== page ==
The beautiful, exotic and elegant bamboo is unlikely to be directly associated with hedging, but there are several types of bamboo that are ideally suited for hedging purposes. Bamboo is known to be an extremely fast-growing, hardy and strong evergreen plant. The best varieties for average garden hedges are clump-forming, have copious leaves, grow tall – though not excessively so – and form a dense. Umbrella bamboo (fargesia murielae) and fountain bamboo (fargesia nitida) meet these ideal requirements and are widely used for their excellent qualities as hedging plants. Many other bamboo species have a tendency to grow rampant and that is of course an undesirable quality for a hedging plant. The aforementioned two species will certainly not give your neighbours the unpleasant surprise of an unwanted bamboo plant in their garden. One of the prime advantages of bamboo compared to other types of evergreen hedges is its growth rate. It is widely known that bamboo is an extremely quick grower, as many varieties have an average annual growth of up to 75 centimetres. There are some exceptions, however, such as the fargesia murielae ‘Simba’, which grows around 40 centimetres per year. Modest, but still respectable compared to other common hedging plants. Moreover, ‘Simba’ hedges tend to stay relatively small and do not exceed 2 metres in height. The majority of bamboo varieties that lend themselves for hedging can grow up to 4 metres tall, depending on the conditions. In addition, bamboo hedges have an appearance that add a flair of Far Eastern mysticism to any garden.
Contemporary Bamboo Hedges
When bamboo is mentioned, most people immediately think of East Asia. This makes a lot of sense, because while bamboo plants can be found almost anywhere these days, they most likely originate from China. To this day, bamboo is widely used as construction material in the Far East, as it has a high strength-to-weight ratio and is therefore very useful for building various structures. It is also an important food source, although most unprocessed bamboo parts are poisonous to humans. The culinary use of bamboo is not limited to actually consuming parts of the plant though, as the plant is also used to manufacture kitchen utensils and chopsticks. Bamboo is traditionally a very useful and versatile raw material that can be applied for many different purposes. Keeping this in mind, it is not very surprising that bamboo is so commonly associated with the Far East. For those who are looking to add a distinctly Asian atmosphere to their garden, a bamboo hedge is an excellent choice. The unique form of bamboo stems and leaves will certainly add a magical and mysterious atmosphere to your garden, which is sure to make it stand out. The fact that bamboo hedges are not yet very common naturally contributes to that as well. In addition, the rustling of bamboo leaves in the wind even has a somewhat meditative effect. Simply put, for a garden with a contemporary, peaceful character, there is no better choice than a bamboo hedge.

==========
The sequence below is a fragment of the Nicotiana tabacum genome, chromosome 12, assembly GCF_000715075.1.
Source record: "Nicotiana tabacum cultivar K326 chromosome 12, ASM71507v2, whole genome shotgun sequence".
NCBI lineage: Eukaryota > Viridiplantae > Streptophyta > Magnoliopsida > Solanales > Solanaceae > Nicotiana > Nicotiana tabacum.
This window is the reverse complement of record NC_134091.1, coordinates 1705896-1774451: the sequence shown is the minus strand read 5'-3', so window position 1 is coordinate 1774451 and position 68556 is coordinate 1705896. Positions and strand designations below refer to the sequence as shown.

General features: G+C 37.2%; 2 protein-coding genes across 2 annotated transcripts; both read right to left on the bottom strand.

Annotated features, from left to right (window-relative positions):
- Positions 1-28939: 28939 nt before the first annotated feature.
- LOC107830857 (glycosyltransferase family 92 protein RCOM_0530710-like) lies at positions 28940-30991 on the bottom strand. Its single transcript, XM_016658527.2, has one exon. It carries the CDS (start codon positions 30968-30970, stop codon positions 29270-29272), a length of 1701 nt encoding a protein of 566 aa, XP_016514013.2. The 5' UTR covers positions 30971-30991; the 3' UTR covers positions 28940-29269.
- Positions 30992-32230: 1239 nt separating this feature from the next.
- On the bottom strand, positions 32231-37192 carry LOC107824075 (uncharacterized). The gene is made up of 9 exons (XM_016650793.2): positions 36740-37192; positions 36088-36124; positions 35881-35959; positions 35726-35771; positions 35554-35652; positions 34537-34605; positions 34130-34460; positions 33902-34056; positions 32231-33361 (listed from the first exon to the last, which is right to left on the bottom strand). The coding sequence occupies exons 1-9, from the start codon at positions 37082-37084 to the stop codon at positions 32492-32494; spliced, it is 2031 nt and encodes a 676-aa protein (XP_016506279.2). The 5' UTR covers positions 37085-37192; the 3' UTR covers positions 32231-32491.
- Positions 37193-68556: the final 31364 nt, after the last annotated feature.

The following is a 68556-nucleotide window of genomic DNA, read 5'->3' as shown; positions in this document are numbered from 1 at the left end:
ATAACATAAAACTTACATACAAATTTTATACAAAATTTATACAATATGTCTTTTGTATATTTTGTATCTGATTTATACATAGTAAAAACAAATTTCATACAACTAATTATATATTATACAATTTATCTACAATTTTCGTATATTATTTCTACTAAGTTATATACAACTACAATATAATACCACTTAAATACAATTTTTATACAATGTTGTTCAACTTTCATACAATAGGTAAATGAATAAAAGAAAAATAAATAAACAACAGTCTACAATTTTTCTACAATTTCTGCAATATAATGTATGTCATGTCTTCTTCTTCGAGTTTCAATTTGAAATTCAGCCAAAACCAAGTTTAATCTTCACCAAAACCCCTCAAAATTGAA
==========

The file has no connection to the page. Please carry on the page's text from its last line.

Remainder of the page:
Bamboo Hedge Upkeep
After you have planted your bamboo hedge, it will usually take no more than a couple of years for it to reach its ultimate height. Due to its annual growth, it is possible to buy smaller plants without increasing the time you will have to wait. This makes bamboo a rather inexpensive option for hedging purposes. The plants should be planted with no more than 2 to 3 centimetres of soil on the surface of the clump, so be careful not to dig too deep. Bamboo is very tolerant of shade, yet it is best to plant your bamboo hedge in a place that is not too shady. A moist or normal soil in the sun or dappled shade is ideal. Dry soils should be avoided. Fertiliser is optional, but it will certainly stimulate its growth, as bamboo is hungry for nitrogen.
Ideally, bamboo is planted during springtime or in the summer. Be sure to keep your bamboo hedge well-watered until established, as it may take some time for it to fully settle. Once established, bamboo hedges are very loyal and quite easy to maintain. Bamboo canes and leaves will create a neat, tall and dense screening hedge. Many varieties of bamboo have a reputation for being invasive, but if you choose your bamboo wisely, there is no need to worry. Fargesia mureliae and nitidia, for instance, are clump-forming and do not need a rhizome barrier to control the roots. Bamboo can be pruned annually if desired and tolerates rigorous pruning, even down to ground level if necessary. Flowering is famously irregular and infrequent.
Bamboo Hedging for Your Garden
While bamboo is commonly associated with East Asia, growing a beautiful bamboo hedge is far from problematic in Europe. Due to its rapid growth, bamboo is more suitable for hedging purposes than many people think. Not every species of bamboo is a convenient hedge plant though, as some of them grow so fast that they are known to push up paving stones, but when you select your bamboo species carefully, they will remain loyal to you and your garden for a long time with relatively little maintenance.
Should you consider growing a bamboo hedge in your garden, we strongly recommend that you buy a species that grows from one point, so it will not give your neighbours an unpleasant surprise or push up paving stones. These bamboo species will nevertheless form a dense hedge which is perfectly suited for gardens with a modern character. All types off bamboo listed here on HedgesOnline are safe to use!